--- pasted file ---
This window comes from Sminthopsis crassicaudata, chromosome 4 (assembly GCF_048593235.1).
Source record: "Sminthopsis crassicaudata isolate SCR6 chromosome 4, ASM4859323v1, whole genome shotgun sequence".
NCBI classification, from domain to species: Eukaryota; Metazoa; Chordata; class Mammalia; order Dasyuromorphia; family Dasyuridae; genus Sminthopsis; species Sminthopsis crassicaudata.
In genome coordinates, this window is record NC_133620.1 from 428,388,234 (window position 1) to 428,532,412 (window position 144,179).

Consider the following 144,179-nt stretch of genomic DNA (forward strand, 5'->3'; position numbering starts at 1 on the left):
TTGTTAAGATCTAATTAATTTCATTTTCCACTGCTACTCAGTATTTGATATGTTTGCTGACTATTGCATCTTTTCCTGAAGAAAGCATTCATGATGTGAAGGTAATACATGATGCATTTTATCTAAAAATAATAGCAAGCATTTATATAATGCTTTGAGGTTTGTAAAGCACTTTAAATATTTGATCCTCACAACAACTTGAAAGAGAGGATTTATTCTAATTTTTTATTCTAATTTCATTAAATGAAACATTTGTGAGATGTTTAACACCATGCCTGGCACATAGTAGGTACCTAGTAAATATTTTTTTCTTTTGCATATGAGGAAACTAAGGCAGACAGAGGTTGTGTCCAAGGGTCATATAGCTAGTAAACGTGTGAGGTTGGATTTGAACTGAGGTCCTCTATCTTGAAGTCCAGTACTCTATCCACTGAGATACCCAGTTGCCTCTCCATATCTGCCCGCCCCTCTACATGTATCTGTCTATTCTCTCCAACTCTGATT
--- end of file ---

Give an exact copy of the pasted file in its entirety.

This window comes from Sminthopsis crassicaudata, chromosome 4 (assembly GCF_048593235.1).
Source record: "Sminthopsis crassicaudata isolate SCR6 chromosome 4, ASM4859323v1, whole genome shotgun sequence".
NCBI classification, from domain to species: Eukaryota; Metazoa; Chordata; class Mammalia; order Dasyuromorphia; family Dasyuridae; genus Sminthopsis; species Sminthopsis crassicaudata.
In genome coordinates, this window is record NC_133620.1 from 428,388,234 (window position 1) to 428,532,412 (window position 144,179).

Consider the following 144,179-nt stretch of genomic DNA (forward strand, 5'->3'; position numbering starts at 1 on the left):
TTGTTAAGATCTAATTAATTTCATTTTCCACTGCTACTCAGTATTTGATATGTTTGCTGACTATTGCATCTTTTCCTGAAGAAAGCATTCATGATGTGAAGGTAATACATGATGCATTTTATCTAAAAATAATAGCAAGCATTTATATAATGCTTTGAGGTTTGTAAAGCACTTTAAATATTTGATCCTCACAACAACTTGAAAGAGAGGATTTATTCTAATTTTTTATTCTAATTTCATTAAATGAAACATTTGTGAGATGTTTAACACCATGCCTGGCACATAGTAGGTACCTAGTAAATATTTTTTTCTTTTGCATATGAGGAAACTAAGGCAGACAGAGGTTGTGTCCAAGGGTCATATAGCTAGTAAACGTGTGAGGTTGGATTTGAACTGAGGTCCTCTATCTTGAAGTCCAGTACTCTATCCACTGAGATACCCAGTTGCCTCTCCATATCTGCCCGCCCCTCTACATGTATCTGTCTATTCTCTCCAACTCTGATT